This is very simple in our case. Bob’s movement on that axis stops. His velocity on that axis will be set to 0. This can be done only if the 2 axis are checked separately. We will check for the horizontal collision first and if Bob collides, then we stop his horizontal movement.
We do the exact same thing on the vertical (Y) axis. It is simple as that.

Simulate first and render after

We need to be careful when we check for collision. We humans tend to think before we act. If we are facing a wall, we don’t just walk into it, we see and we estimate the distance and we stop before we hit the wall. Imagine if you were blind. You would need a different sensor than your eye. You would use your arm to reach out and if you feel the wall, you’d stop before you walked into it. We can translate this to Bob, but instead of his arm we will use his bounding box. First we displace his bounding box on the X axis by the distance it would have taken Bob to move according to his velocity and check if the new position would hit the wall (if the bounding box intersects with the block’s bounding box). If yes, then a collision has been detected. Bob might have been some distance away from the wall and in that frame he would have covered the distance to the wall and some more. If that’s the case, we will simply position Bob next to the wall and align his bounding box with the current position. We also set Bob’s speed to 0 on that axis. The following diagram is an attempt to show just what I have described.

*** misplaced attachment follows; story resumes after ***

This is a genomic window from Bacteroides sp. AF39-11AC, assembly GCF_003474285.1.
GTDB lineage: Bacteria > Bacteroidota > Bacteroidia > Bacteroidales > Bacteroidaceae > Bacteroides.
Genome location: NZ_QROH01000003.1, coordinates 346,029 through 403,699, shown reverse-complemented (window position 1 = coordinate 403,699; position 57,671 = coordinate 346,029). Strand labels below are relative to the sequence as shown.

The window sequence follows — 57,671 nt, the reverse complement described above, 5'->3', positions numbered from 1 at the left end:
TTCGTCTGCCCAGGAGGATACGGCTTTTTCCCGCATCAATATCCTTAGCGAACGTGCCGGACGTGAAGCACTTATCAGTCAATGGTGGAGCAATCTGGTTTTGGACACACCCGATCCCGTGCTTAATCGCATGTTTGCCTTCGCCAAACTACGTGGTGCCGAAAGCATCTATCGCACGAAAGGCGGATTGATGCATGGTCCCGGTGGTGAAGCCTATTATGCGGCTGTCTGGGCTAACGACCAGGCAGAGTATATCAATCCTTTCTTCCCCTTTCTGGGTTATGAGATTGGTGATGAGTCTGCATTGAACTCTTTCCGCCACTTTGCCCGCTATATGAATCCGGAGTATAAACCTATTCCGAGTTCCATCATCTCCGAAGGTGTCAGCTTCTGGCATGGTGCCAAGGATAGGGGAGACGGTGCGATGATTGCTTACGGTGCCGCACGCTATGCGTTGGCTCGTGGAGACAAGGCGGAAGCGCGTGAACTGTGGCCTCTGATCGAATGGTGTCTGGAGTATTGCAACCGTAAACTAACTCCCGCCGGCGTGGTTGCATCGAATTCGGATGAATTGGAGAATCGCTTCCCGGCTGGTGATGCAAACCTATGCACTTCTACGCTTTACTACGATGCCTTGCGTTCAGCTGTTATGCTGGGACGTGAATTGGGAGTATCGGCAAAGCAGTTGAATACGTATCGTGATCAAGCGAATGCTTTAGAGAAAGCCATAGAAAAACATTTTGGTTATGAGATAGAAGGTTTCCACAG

collision-position
The green box is where Bob currently stands. The displaced blue box is where Bob should be after this frame. The purple are is how much Bob is into the wall. That is the distance we need to push Bob back so he stands next to the wall. We just set his position next to the wall to achieve this without too much computation. The code for collision detection is actually very simple. It all resides in the BobController.java. There are a few other changes too which I should mention prior to the controller. The World.java has the following changes: